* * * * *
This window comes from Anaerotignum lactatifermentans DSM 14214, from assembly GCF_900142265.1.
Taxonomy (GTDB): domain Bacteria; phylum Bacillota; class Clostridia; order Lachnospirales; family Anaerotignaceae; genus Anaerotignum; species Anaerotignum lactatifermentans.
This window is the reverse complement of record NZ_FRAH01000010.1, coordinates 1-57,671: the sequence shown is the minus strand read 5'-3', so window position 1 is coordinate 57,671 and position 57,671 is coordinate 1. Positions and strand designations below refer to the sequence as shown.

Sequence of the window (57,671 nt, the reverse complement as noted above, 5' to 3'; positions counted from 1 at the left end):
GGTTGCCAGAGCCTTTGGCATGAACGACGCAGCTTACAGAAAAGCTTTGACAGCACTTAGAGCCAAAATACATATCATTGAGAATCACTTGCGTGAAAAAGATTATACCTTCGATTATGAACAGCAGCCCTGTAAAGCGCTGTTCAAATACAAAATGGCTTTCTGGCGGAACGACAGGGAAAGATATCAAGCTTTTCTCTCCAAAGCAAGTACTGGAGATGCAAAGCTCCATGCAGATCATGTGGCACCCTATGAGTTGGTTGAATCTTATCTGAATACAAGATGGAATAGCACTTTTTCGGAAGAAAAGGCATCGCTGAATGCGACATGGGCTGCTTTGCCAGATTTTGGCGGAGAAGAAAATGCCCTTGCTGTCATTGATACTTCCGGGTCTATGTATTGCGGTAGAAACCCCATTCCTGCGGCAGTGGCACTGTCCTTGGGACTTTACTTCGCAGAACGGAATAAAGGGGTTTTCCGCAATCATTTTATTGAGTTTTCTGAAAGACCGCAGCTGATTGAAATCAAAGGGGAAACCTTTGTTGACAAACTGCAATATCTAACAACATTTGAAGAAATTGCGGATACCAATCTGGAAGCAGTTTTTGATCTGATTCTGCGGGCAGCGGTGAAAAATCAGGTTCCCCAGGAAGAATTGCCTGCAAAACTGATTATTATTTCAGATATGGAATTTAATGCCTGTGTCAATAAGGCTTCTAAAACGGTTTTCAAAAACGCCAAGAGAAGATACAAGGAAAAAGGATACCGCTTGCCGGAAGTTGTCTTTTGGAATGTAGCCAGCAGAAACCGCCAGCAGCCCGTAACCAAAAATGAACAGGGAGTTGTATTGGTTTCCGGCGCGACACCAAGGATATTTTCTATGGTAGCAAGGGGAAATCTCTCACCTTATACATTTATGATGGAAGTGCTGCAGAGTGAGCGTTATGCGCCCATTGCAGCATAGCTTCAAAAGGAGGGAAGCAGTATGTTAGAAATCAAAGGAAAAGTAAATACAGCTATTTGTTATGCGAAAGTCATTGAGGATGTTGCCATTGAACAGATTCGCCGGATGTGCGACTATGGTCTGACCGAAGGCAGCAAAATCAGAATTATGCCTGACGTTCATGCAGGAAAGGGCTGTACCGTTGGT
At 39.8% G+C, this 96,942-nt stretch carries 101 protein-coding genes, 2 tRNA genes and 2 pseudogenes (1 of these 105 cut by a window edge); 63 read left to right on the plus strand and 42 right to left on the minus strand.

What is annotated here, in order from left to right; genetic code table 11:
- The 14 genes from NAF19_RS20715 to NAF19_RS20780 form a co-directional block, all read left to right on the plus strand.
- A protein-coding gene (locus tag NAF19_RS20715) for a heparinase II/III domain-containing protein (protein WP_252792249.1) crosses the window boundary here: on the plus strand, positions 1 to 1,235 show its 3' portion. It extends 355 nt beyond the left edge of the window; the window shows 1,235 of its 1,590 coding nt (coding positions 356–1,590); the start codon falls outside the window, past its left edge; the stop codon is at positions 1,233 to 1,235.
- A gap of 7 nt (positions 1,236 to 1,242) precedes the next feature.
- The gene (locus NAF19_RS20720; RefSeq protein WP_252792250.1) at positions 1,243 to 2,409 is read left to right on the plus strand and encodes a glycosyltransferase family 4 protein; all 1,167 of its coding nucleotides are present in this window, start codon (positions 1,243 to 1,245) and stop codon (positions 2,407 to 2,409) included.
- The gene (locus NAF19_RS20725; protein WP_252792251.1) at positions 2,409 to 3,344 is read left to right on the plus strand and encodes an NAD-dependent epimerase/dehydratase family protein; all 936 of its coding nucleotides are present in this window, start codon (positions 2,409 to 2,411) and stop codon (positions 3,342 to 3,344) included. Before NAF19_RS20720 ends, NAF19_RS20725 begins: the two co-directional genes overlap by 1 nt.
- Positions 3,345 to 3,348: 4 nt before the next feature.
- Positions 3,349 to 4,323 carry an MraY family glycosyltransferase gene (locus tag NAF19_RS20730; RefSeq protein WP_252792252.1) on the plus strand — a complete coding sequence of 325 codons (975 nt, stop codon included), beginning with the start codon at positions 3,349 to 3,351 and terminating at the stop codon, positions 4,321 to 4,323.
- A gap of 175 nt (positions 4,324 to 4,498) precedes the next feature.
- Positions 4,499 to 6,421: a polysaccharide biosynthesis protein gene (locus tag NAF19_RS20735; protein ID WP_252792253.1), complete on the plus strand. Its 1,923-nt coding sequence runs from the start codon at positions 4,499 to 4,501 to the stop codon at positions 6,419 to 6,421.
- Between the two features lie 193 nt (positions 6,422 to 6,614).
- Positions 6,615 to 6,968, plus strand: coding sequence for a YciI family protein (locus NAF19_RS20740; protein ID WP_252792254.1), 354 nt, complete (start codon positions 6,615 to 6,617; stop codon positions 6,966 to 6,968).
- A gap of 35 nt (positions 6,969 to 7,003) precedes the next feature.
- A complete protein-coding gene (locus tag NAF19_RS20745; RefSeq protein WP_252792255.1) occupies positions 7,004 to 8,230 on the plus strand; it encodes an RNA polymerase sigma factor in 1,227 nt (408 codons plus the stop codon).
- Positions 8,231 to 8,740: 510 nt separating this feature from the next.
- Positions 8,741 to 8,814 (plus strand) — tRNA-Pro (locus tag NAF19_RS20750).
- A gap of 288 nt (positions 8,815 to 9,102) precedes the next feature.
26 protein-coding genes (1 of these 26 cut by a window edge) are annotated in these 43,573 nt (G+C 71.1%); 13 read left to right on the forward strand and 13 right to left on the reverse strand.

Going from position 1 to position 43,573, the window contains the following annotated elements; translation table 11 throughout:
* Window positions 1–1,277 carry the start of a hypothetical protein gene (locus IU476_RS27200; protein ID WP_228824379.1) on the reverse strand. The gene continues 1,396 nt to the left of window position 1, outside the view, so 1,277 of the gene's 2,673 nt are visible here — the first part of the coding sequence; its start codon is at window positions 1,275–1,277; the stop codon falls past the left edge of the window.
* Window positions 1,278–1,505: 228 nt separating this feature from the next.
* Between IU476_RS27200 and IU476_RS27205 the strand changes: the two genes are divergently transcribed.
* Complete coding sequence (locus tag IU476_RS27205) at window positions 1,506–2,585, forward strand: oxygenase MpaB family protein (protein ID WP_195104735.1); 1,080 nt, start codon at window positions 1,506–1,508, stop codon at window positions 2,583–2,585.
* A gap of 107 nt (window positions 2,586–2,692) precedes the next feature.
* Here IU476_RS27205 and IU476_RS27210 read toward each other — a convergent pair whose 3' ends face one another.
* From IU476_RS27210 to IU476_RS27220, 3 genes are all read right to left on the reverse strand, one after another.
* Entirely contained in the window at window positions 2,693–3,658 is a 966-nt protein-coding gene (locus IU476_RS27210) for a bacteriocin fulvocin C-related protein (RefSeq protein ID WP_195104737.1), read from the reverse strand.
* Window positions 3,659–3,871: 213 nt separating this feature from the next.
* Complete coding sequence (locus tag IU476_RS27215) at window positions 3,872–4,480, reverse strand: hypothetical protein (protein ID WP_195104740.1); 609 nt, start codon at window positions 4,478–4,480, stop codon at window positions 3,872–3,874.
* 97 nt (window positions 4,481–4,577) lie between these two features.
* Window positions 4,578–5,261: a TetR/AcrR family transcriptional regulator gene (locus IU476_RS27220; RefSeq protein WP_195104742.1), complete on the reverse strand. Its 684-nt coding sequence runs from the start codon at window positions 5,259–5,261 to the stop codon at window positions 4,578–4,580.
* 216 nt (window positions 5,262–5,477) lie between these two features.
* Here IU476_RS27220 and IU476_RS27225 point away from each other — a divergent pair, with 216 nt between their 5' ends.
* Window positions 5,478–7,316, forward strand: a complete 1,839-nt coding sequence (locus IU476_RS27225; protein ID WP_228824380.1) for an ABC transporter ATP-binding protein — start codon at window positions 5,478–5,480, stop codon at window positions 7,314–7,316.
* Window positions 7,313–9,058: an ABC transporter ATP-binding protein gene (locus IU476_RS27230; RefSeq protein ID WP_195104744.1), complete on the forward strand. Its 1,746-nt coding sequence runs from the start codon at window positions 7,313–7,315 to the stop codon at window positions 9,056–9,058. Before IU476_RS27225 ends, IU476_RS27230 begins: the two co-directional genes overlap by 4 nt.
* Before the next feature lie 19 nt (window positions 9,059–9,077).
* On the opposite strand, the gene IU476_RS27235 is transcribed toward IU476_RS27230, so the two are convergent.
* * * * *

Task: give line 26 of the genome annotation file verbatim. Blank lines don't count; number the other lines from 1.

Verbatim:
* Window positions 1–1,277 carry the start of a hypothetical protein gene (locus IU476_RS27200; protein ID WP_228824379.1) on the reverse strand. The gene continues 1,396 nt to the left of window position 1, outside the view, so 1,277 of the gene's 2,673 nt are visible here — the first part of the coding sequence; its start codon is at window positions 1,275–1,277; the stop codon falls past the left edge of the window.